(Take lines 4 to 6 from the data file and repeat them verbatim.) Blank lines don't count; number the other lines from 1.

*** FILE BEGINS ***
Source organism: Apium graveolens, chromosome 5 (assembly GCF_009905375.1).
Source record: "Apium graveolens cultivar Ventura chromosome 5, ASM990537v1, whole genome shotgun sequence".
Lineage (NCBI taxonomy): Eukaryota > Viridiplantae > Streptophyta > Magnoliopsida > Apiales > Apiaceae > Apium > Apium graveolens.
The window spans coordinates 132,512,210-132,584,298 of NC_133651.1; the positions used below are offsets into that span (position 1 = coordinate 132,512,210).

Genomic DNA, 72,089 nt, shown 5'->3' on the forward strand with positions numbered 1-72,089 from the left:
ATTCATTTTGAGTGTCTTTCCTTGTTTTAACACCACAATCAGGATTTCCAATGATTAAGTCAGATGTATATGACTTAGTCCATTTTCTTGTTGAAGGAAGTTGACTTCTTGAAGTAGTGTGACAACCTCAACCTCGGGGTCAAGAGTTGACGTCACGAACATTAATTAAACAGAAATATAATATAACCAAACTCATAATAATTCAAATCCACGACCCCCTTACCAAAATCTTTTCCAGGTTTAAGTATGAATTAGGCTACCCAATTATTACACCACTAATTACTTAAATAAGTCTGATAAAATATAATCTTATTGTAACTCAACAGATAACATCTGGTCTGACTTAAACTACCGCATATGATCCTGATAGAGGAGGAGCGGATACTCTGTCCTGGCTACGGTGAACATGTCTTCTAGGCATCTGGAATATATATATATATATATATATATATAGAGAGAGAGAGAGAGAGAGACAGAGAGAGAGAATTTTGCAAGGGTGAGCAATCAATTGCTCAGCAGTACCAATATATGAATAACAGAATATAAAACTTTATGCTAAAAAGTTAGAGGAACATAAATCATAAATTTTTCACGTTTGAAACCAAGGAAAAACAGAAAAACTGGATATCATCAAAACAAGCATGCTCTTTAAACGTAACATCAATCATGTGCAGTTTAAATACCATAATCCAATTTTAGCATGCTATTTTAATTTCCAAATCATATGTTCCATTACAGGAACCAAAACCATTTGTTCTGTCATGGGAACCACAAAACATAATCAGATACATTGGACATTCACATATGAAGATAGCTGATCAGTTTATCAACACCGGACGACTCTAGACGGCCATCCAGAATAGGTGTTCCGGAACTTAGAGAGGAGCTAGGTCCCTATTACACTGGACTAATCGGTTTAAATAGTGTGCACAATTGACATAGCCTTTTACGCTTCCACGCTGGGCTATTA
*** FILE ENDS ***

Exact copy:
The window spans coordinates 132,512,210-132,584,298 of NC_133651.1; the positions used below are offsets into that span (position 1 = coordinate 132,512,210).

Genomic DNA, 72,089 nt, shown 5'->3' on the forward strand with positions numbered 1-72,089 from the left:
ATTCATTTTGAGTGTCTTTCCTTGTTTTAACACCACAATCAGGATTTCCAATGATTAAGTCAGATGTATATGACTTAGTCCATTTTCTTGTTGAAGGAAGTTGACTTCTTGAAGTAGTGTGACAACCTCAACCTCGGGGTCAAGAGTTGACGTCACGAACATTAATTAAACAGAAATATAATATAACCAAACTCATAATAATTCAAATCCACGACCCCCTTACCAAAATCTTTTCCAGGTTTAAGTATGAATTAGGCTACCCAATTATTACACCACTAATTACTTAAATAAGTCTGATAAAATATAATCTTATTGTAACTCAACAGATAACATCTGGTCTGACTTAAACTACCGCATATGATCCTGATAGAGGAGGAGCGGATACTCTGTCCTGGCTACGGTGAACATGTCTTCTAGGCATCTGGAATATATATATATATATATATATATATAGAGAGAGAGAGAGAGAGAGACAGAGAGAGAGAATTTTGCAAGGGTGAGCAATCAATTGCTCAGCAGTACCAATATATGAATAACAGAATATAAAACTTTATGCTAAAAAGTTAGAGGAACATAAATCATAAATTTTTCACGTTTGAAACCAAGGAAAAACAGAAAAACTGGATATCATCAAAACAAGCATGCTCTTTAAACGTAACATCAATCATGTGCAGTTTAAATACCATAATCCAATTTTAGCATGCTATTTTAATTTCCAAATCATATGTTCCATTACAGGAACCAAAACCATTTGTTCTGTCATGGGAACCACAAAACATAATCAGATACATTGGACATTCACATATGAAGATAGCTGATCAGTTTATCAACACCGGACGACTCTAGACGGCCATCCAGAATAGGTGTTCCGGAACTTAGAGAGGAGCTAGGTCCCTATTACACTGGACTAATCGGTTTAAATAGTGTGCACAATTGACATAGCCTTTTACGCTTCCACGCTGGGCTATTA